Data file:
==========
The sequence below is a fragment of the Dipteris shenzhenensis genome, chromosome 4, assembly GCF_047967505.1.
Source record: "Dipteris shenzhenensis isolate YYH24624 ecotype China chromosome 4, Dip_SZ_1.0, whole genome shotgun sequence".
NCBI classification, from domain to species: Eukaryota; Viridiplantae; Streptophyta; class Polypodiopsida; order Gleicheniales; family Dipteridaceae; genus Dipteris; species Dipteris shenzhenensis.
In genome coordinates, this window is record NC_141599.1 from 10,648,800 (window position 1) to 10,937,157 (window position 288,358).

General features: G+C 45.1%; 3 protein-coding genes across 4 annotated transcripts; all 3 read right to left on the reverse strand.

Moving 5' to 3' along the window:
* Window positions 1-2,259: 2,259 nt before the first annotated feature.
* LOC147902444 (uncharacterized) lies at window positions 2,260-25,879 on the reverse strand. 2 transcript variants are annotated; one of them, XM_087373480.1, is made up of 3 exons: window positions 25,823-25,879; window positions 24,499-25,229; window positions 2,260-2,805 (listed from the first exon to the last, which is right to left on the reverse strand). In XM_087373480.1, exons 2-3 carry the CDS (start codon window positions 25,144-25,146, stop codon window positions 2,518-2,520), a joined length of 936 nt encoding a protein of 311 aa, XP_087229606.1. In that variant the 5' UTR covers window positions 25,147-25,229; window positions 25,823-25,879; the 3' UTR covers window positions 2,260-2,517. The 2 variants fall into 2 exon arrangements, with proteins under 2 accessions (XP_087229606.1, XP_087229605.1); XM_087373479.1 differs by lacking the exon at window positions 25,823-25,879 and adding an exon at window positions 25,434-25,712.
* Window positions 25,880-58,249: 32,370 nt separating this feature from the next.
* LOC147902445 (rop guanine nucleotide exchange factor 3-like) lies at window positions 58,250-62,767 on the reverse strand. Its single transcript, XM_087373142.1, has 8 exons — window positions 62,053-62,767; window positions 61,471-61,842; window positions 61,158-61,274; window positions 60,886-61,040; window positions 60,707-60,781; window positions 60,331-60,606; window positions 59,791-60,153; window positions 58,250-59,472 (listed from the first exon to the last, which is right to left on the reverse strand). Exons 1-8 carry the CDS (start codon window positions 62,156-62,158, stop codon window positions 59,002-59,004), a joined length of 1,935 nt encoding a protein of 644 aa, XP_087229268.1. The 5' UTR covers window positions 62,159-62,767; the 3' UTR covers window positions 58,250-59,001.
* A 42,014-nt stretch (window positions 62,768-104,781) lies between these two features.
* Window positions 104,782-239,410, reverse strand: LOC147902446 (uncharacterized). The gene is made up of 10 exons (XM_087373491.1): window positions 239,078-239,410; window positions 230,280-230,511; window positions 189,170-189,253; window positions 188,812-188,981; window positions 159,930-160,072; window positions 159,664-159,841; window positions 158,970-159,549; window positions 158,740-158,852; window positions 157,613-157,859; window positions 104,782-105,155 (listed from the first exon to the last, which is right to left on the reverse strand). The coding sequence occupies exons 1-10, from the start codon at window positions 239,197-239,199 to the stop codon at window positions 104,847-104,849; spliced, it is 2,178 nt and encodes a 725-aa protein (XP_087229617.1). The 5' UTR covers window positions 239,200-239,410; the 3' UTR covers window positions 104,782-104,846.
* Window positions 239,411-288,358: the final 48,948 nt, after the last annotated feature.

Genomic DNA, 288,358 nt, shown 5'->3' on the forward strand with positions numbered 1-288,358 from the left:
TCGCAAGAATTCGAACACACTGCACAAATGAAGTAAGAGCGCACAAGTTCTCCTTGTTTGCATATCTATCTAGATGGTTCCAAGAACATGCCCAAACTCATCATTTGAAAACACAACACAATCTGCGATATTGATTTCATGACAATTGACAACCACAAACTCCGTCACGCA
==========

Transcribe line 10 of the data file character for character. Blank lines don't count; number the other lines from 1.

* LOC147902445 (rop guanine nucleotide exchange factor 3-like) lies at window positions 58,250-62,767 on the reverse strand. Its single transcript, XM_087373142.1, has 8 exons — window positions 62,053-62,767; window positions 61,471-61,842; window positions 61,158-61,274; window positions 60,886-61,040; window positions 60,707-60,781; window positions 60,331-60,606; window positions 59,791-60,153; window positions 58,250-59,472 (listed from the first exon to the last, which is right to left on the reverse strand). Exons 1-8 carry the CDS (start codon window positions 62,156-62,158, stop codon window positions 59,002-59,004), a joined length of 1,935 nt encoding a protein of 644 aa, XP_087229268.1. The 5' UTR covers window positions 62,159-62,767; the 3' UTR covers window positions 58,250-59,001.